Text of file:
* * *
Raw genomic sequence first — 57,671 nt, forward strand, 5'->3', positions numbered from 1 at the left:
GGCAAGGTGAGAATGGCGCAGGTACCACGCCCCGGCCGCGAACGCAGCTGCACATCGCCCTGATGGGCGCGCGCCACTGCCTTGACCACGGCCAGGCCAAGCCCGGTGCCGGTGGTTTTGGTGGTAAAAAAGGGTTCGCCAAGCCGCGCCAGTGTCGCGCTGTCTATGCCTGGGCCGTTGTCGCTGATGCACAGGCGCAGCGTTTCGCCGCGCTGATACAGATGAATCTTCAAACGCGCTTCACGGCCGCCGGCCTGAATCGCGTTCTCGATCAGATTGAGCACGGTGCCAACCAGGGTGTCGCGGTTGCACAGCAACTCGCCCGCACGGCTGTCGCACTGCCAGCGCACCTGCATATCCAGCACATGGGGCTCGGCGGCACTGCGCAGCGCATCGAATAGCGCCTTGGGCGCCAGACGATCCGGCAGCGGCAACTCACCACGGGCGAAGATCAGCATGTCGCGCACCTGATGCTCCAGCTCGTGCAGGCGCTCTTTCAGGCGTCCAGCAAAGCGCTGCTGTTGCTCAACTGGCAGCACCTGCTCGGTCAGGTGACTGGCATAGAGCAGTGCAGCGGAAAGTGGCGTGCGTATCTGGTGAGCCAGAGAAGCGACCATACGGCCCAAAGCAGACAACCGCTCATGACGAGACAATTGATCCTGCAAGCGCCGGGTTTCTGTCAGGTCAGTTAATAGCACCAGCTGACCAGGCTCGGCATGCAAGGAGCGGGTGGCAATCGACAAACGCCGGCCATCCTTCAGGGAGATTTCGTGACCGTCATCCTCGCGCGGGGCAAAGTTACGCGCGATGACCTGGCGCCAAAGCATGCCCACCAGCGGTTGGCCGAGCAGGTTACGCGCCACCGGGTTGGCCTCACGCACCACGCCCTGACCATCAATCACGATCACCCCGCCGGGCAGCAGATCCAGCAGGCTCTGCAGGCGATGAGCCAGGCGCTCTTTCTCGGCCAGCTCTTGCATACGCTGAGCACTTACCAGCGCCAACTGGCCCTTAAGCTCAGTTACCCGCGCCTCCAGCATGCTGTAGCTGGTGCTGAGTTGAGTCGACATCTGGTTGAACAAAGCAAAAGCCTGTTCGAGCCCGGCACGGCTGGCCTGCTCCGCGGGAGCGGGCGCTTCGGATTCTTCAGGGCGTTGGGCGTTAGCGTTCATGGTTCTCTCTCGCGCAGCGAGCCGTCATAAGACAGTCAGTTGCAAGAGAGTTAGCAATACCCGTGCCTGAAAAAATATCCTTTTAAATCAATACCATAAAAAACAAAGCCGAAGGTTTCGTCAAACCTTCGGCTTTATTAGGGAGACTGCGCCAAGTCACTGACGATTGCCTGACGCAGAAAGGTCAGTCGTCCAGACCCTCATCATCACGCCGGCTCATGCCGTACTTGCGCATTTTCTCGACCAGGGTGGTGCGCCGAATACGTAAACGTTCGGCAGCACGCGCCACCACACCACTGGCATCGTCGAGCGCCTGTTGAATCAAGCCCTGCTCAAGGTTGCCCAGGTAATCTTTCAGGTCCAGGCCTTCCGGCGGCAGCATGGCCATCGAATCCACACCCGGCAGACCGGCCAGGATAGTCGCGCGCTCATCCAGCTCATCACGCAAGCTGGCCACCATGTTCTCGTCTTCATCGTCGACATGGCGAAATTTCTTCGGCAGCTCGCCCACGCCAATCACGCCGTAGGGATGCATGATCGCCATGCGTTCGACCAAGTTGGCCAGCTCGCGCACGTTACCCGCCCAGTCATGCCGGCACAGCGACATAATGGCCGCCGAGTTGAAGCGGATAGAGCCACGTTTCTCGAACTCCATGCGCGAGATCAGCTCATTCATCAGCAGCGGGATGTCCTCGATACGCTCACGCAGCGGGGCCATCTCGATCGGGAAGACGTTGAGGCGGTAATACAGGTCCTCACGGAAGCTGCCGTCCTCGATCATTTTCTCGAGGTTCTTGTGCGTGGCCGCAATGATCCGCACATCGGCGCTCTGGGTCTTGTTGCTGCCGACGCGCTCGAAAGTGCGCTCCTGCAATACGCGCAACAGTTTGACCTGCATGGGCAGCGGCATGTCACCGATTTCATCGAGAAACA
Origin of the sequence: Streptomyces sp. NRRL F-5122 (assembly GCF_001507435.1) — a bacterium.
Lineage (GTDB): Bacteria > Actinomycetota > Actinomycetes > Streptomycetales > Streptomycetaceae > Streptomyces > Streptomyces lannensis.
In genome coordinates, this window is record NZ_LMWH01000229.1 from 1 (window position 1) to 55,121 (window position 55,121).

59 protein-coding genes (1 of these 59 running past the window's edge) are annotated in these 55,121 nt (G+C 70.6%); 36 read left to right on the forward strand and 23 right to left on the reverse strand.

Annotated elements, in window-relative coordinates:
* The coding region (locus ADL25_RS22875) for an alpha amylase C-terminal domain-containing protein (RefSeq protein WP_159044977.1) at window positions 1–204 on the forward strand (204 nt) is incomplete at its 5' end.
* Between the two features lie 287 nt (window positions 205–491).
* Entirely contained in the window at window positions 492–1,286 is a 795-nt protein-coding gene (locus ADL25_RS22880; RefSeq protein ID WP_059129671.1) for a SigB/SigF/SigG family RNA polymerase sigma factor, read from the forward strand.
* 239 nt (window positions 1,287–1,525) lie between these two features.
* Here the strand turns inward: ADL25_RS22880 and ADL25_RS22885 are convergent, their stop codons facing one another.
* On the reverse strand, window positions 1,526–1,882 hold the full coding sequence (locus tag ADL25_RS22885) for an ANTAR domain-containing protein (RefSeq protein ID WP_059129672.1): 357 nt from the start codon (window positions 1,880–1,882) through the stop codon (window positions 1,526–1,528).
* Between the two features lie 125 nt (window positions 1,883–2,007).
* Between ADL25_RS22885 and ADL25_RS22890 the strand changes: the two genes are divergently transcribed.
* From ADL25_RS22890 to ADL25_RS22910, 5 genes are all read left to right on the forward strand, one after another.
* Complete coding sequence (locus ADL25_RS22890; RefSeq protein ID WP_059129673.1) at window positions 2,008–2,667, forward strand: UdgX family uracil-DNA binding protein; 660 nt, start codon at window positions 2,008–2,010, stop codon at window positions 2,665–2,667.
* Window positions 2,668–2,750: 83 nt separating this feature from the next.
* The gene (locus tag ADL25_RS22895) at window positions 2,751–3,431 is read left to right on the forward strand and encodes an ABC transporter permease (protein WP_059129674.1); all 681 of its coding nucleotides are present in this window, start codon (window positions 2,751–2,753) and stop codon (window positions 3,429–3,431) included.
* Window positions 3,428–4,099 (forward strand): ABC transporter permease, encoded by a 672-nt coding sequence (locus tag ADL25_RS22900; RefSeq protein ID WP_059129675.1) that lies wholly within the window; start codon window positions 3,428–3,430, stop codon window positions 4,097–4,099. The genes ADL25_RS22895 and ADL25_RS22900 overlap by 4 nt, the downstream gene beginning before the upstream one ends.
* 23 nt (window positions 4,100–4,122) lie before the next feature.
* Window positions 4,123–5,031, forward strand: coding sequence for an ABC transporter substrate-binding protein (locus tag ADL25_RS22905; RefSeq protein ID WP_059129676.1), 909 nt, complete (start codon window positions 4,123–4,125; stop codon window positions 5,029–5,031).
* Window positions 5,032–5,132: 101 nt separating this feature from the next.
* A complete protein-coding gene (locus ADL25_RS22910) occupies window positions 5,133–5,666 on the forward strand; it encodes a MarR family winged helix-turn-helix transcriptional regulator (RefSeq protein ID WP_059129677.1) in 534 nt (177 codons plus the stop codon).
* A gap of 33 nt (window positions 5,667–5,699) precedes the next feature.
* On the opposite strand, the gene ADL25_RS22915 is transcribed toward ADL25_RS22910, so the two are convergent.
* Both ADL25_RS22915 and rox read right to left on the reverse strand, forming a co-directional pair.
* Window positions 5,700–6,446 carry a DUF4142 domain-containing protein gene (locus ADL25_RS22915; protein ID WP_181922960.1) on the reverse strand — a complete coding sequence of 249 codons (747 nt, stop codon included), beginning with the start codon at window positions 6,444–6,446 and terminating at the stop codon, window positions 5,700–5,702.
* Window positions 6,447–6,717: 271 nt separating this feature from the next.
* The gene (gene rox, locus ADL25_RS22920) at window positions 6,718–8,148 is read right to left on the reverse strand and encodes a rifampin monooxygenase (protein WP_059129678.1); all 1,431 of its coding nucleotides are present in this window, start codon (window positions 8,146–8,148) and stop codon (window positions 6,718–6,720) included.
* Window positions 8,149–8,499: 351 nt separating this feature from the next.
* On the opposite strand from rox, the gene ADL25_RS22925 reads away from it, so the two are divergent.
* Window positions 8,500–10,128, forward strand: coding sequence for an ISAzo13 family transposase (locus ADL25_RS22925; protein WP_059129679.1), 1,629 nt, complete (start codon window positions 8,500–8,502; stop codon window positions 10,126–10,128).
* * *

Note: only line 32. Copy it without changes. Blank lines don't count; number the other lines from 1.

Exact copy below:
* On the opposite strand from rox, the gene ADL25_RS22925 reads away from it, so the two are divergent.